December 18, 2003
Remember 'Weapons of Mass Destruction'? For Bush, They Are a Nonissue
ASHINGTON, Dec. 17 — In the debate over the necessity for the war in Iraq, few issues have been more contentious than whether Saddam Hussein possessed arsenals of banned weapons, as the Bush administration repeatedly said, or instead was pursuing weapons programs that might one day constitute a threat.
On Tuesday, with Mr. Hussein in American custody and polls showing support for the White House's Iraq policy rebounding, Mr. Bush suggested that he no longer saw much distinction between the possibilities.
"So what's the difference?" he responded at one point as he was pressed on the topic during an interview by Diane Sawyer of ABC News.
To critics of the war, there is a big difference. They say that the administration's statements that Iraq had chemical and biological weapons that it could use on the battlefield or turn over to terrorists added an urgency to the case for immediate military action that would have been lacking if Mr. Hussein were portrayed as just developing the banned weapons.
"This was a pre-emptive war, and the rationale was that there was an imminent threat," said Senator Bob Graham of Florida, a Democrat who has said that by elevating Iraq to the most dangerous menace facing the United States, the administration unwisely diverted resources from fighting Al Qaeda and other terrorists.
The overwhelming vote in Congress last year to authorize the use of force against Iraq would have been closer "but for the fact that the president had so explicitly said that there were weapons of mass destruction that posed an imminent threat to citizens of the United States," Mr. Graham said in an interview on Wednesday.
As early as last spring, Mr. Bush suggested that the Iraqis might have dispersed their biological and chemical weapons so widely that they would be extremely difficult to find. And some weapons experts have suggested that Mr. Hussein may have destroyed banned weapons that he had in the early 1990's but left in place the capacity to produce more.
This week, at a news conference on Monday and in the ABC interview on Tuesday, Mr. Bush's answers to questions on the subject continued a gradual shift in the way he has addressed the topic, from the immediacy of the threat to an assertion that no matter what, the world is better off without Mr. Hussein in power.
Where once Mr. Bush and his top officials asserted unambiguously that Mr. Hussein had the weapons at the ready, their statements now are often far more couched, reflecting the fact that no weapons have been found — "yet," as Mr. Bush was quick to interject during the interview.
In the interview, Mr. Bush said removing Mr. Hussein from power was justified even without the recovery of any banned weapons. As he has since his own weapons inspector, David Kay, issued an interim report in October saying he had uncovered extensive evidence of weapons programs in Iraq but no actual weapons, Mr. Bush said the existence of such programs, by violating United Nations Security Council resolutions, provided ample grounds for the war.
"If he were to acquire weapons, he would be the danger," Mr. Bush continued, referring to Mr. Hussein. "That's what I'm trying to explain to you. A gathering threat, after 9/11, is a threat that needed to be dealt with, and it was done after 12 long years of the world saying the man's a danger."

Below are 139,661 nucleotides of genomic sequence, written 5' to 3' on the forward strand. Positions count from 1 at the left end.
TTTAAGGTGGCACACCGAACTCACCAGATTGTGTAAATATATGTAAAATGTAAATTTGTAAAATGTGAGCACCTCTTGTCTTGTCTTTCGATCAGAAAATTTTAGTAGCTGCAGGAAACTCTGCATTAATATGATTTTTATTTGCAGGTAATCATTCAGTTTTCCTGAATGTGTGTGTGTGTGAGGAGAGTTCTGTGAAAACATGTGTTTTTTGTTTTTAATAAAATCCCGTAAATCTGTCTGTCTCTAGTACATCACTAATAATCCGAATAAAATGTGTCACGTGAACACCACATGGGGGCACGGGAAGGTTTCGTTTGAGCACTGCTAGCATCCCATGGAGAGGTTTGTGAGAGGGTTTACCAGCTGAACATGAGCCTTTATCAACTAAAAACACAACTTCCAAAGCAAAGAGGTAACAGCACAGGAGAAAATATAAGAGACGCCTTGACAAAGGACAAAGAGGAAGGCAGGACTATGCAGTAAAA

Pressed to explain the president's remarks, Scott McClellan, the White House spokesman, said Mr. Bush was not backing away from his assertions about Mr. Hussein's possession of banned weapons.
"We continue to believe that he had weapons of mass destruction programs and weapons of mass destruction," Mr. McClellan said on Wednesday.
Mr. Bush has always been careful to have multiple reasons ready for his major policy proposals, and his administration has deployed them deftly to adapt to changing circumstances.
In trying to build public and international support for toppling Mr. Hussein, the administration cited, with different emphasis at different times, the banned weapons, links between the Iraqi leader and terrorist organizations, a desire to liberate the Iraqi people and a policy of bringing democracy to the Middle East.
When it came to describing the weapons program, Mr. Bush never hedged before the war. "If we know Saddam Hussein has dangerous weapons today — and we do — does it make any sense for the world to wait to confront him as he grows even stronger and develops even more dangerous weapons?" Mr. Bush asked during a speech in Cincinnati in October 2002.
In the weeks after the fall of Baghdad in April, the White House was equally explicit. "One of the reasons we went to war was because of their possession of weapons of mass destruction," Ari Fleischer, then the White House spokesman, told reporters on May 7. "And nothing has changed on that front at all."
On Wednesday Mr. McClellan, when pressed, only restated the president's belief that weapons would eventually be found. Mr. Bush, despite being asked repeatedly about the issue in different ways by Ms. Sawyer, never did say it, except to note Mr. Hussein's past use of chemical weapons. He emphasized Mr. Hussein's capture instead.
"And if he doesn't have weapons of mass destruction?" Ms. Sawyer asked the president, according to a transcript provided by ABC.
"Diane, you can keep asking the question," Mr. Bush replied. "I'm telling you — I made the right decision for America because Saddam Hussein used weapons of mass destruction, invaded Kuwait. But the fact that he is not there is, means America's a more secure country."